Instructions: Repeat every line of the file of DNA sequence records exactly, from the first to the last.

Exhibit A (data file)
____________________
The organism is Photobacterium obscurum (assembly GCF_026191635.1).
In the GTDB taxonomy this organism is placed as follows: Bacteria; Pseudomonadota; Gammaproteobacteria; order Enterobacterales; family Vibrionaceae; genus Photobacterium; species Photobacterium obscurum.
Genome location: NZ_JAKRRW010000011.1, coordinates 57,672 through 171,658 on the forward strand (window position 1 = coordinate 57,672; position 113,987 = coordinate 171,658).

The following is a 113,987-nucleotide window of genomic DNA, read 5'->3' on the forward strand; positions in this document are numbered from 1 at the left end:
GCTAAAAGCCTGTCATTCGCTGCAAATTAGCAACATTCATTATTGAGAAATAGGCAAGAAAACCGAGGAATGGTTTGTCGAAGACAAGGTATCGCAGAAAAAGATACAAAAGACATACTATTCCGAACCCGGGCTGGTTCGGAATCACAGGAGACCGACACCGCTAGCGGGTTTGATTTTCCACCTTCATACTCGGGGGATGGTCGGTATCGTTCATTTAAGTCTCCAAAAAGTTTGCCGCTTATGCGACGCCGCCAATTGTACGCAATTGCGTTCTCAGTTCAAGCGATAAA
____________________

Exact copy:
The organism is Photobacterium obscurum (assembly GCF_026191635.1).
In the GTDB taxonomy this organism is placed as follows: Bacteria; Pseudomonadota; Gammaproteobacteria; order Enterobacterales; family Vibrionaceae; genus Photobacterium; species Photobacterium obscurum.
Genome location: NZ_JAKRRW010000011.1, coordinates 57,672 through 171,658 on the forward strand (window position 1 = coordinate 57,672; position 113,987 = coordinate 171,658).

The following is a 113,987-nucleotide window of genomic DNA, read 5'->3' on the forward strand; positions in this document are numbered from 1 at the left end:
GCTAAAAGCCTGTCATTCGCTGCAAATTAGCAACATTCATTATTGAGAAATAGGCAAGAAAACCGAGGAATGGTTTGTCGAAGACAAGGTATCGCAGAAAAAGATACAAAAGACATACTATTCCGAACCCGGGCTGGTTCGGAATCACAGGAGACCGACACCGCTAGCGGGTTTGATTTTCCACCTTCATACTCGGGGGATGGTCGGTATCGTTCATTTAAGTCTCCAAAAAGTTTGCCGCTTATGCGACGCCGCCAATTGTACGCAATTGCGTTCTCAGTTCAAGCGATAAA